A recent decision of the BC Supreme Court discusses troubling aspects of the current BC drinking and driving prohibition review process.

BC Drinking and Driving 90 Day Driving Prohibition Issues


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10/14/2011
Jon Dykstra
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The relatively new drinking and driving laws set out in the Motor Vehicle Act are generating some rebuke from the B.C. Supreme Court.

The laws I'm talking about are where a police officer can issue a 90 day driving prohibition immediately along with impounding your car. The troublesome aspect is the inadequate opportunity to appeal those accusations in a forum that has all the fact-finding tools available and used in our Courts.

These laws, which are administrative prohibitions, are impacting many, many drivers in BC.

It's not the penalties that are generating more buzz, but it's the process in which they're enforced ... or should I say lack of due process.

Before the new drinking and driving laws were enacted in the Motor Vehicle Act, in order for anyone to be found guilty of drinking and driving and have any penalty levied on them, they were entitled to a trial (or could plead guilty). The new scheme provides much less opportunity to thoroughly appeal the 90 day driving prohibition and other consequent penalties (points, vehicle impoundment, etc.).

In fact, the review Superintendent of Motor Vehicles, which is a bureaucratic body functioning as a Court.

The driving prohibition appeal process in BC

When you're issued a 90 day driving prohibition under the new BC drinking and driving scheme, you have 7 days to file for a review. The review is performed by a delegate of the BC Superintendent of Motor Vehicles.

If you're not happy with the outcome of the review, you can appeal by way of petition to the B.C. Supreme Court.

We've done this for clients and it's a viable appeal process, but still it does not provide for nearly as much due-process as the former drinking and driving law regime where you could defend yourself in a trial.

In the recent B.C. Supreme Court decision Spencer v. Superintendent of Motor Vehicles and the Attorney General of British Columbia, 2011 BCSC 1311 [Spencer], the Honourable Mr. Justice McEwan made some comments that are not supportive of the review process.

In the Spencer case, Ms. Kristen Spencer was issued a 90 day driving prohibition on account of refusing to provide a breath sample without reasonable grounds for refusing. Ms. Spencer is a head injury victim who may be perceived as impaired at times. She explained this to the Review delegate and provided medical evidence supporting her head injury diagnosis. Still yet, the Review delegate did not accord this evidence sufficient weight to reverse the prohibition and consequent points on her licence.

Ms. Spencer's defence is that she did have reasonable grounds for refusing to provide a breath sample.

On review, the delegate stated "There is no reason for Cst. Steiger to provide inaccurate evidence on this point [i.e. that the petitioner did not refuse outright to blow; that the petitioner did not acknowledge consumption] whereas you [Ms. Spencer] have a vested interest in the outcome of this review [para. 36 Spencer, supra].

What this statement means is that the delegate of the Superintendent made a decision from a foundation of bias in favour of the police officer's evidence on the basis that Ms. Spencer has an interest in the outcome while the police officer did not.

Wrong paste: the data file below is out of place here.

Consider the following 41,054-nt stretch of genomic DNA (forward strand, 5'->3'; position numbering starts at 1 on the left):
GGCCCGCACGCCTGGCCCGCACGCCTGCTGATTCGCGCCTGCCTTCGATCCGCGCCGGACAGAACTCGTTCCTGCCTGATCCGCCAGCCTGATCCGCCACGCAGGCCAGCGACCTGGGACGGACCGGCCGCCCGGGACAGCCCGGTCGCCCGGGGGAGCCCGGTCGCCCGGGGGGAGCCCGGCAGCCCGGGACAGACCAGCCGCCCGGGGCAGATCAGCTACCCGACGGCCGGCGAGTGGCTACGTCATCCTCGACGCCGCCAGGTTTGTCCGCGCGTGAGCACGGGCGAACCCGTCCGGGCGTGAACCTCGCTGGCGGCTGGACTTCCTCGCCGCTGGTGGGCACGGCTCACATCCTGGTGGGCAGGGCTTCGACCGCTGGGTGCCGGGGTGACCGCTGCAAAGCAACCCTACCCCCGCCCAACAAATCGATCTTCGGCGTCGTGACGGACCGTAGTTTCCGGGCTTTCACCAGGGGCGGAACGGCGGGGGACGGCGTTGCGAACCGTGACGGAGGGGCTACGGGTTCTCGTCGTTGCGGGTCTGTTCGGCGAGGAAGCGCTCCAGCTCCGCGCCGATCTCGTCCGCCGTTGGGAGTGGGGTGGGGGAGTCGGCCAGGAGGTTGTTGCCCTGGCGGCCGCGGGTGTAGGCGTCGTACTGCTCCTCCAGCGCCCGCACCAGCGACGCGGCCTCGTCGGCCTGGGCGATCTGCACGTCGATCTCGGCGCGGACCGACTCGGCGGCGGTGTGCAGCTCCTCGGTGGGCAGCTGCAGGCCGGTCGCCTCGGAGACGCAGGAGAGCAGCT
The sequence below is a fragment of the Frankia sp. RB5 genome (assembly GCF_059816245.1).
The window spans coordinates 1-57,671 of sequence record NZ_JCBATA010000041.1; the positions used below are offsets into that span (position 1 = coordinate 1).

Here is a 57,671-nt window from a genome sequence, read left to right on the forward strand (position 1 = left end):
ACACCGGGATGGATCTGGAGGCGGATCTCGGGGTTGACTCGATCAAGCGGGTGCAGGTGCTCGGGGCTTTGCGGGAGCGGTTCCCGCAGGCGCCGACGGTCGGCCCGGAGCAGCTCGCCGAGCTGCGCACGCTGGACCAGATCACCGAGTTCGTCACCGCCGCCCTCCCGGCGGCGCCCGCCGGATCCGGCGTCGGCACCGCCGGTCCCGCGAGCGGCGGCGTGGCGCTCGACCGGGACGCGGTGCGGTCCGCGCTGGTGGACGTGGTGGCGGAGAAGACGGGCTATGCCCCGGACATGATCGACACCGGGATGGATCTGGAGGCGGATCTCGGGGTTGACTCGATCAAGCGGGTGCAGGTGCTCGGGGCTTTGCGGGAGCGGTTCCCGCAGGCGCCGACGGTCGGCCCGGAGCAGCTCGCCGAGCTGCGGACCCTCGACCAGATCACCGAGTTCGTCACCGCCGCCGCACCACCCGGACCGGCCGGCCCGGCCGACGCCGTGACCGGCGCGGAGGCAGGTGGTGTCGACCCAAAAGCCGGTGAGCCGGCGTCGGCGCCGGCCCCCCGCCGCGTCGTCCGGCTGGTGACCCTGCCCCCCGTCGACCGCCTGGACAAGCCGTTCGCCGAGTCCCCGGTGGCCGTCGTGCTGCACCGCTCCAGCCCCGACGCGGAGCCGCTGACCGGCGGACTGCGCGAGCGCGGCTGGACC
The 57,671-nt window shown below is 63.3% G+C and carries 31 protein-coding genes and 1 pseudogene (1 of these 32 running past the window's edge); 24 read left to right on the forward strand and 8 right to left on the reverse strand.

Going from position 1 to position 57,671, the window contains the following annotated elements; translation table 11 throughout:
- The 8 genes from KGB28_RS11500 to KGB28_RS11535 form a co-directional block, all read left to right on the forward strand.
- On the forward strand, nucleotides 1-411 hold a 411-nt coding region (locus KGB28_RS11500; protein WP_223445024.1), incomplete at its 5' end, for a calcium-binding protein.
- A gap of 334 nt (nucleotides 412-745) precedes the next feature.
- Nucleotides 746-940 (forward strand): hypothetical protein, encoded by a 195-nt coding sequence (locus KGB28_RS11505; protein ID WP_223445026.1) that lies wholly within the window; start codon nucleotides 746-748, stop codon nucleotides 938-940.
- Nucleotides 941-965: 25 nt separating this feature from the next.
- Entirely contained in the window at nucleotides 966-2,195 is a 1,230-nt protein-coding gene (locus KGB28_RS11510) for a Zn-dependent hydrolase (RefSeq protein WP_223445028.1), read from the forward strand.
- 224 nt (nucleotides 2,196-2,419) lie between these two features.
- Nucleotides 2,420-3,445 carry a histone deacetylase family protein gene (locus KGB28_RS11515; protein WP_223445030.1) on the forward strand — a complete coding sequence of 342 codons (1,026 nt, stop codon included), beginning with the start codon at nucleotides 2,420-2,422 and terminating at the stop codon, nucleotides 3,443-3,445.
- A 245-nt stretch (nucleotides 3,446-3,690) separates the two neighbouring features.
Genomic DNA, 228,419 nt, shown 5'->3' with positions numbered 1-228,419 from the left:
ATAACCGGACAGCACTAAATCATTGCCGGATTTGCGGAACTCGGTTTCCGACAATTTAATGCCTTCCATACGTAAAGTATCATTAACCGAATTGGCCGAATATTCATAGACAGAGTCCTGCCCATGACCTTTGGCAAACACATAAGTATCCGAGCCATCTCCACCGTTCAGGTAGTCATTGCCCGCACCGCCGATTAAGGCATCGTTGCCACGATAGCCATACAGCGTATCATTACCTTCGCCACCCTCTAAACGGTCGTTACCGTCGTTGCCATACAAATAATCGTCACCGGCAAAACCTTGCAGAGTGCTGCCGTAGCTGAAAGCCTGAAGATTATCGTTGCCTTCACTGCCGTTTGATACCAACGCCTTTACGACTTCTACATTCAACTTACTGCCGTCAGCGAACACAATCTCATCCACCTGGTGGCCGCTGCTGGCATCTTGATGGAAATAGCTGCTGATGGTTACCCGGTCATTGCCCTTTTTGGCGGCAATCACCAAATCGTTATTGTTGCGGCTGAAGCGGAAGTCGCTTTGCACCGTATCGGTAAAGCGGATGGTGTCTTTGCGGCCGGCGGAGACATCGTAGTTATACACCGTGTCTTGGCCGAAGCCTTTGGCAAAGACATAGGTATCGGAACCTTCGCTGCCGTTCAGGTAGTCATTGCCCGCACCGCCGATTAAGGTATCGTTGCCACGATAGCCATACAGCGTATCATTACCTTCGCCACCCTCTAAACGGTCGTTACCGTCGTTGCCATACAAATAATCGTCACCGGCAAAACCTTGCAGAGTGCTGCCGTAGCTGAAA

The point of the Review process is the opportunity to more accurately and carefully assess the situation with consideration of all the evidence.

No doubt police officers make split-second decisions in the field, but when those decisions are faulty, the point of the Review process is to correct those faulty decisions.

In Ms. Spencer's case, no correction was made at the Review level.

Mr. Justice McEwan suggests that the present review process limits the opportunity for fact-finding in order for the decision-maker make an informed decision.

How is the review process limited in its fact-finding abilities?

The review is performed in writing, not as an in-person hearing. There is no opportunity for cross-examination. The evidence is not sworn.

These are 3 tenets of our judicial system in presenting evidence and cases - in the criminal and civil realm.

Less due process than when issued a speeding ticket

Mr. Justice McEwan observes that people issued a speeding ticket have more opportunity and due-process available to defend the ticket than people issued a 90 day driving prohibition, vehicle impoundment and consequent points on a licence.

At the end of the day ...

Mr. Justice McEwan ordered a rehearing with conditions on how the hearing should proceed, including before a new delegate.

My comments

The penalties resulting from an administrative driving prohibition are harsh enough to warrant more due process. In our society being deprived of the ability to drive results in harsh consequences for many people. Many jobs require a licence. I'm not saying there shouldn't be penalties, instead more due-process and the ability to fully defend such administrative charges is a welcome change to the present scheme.

As a lawyer who acts for people charged with administrative driving prohibitions, I see firsthand how the lack of process hurts people who have a defence to the charge. Not everyone who is accused of drinking and driving is guilty, yet the present process makes it exceedingly difficult to defend the accusation. All precautions should be taken in order to protect the innocent.

Police officers are forced to make tough, split-second decision in the field. Mistakes will be made. However, that is where due process comes in to play ... it's an opportunity to fix those mistakes.



Category: DUI / Impaired Driving

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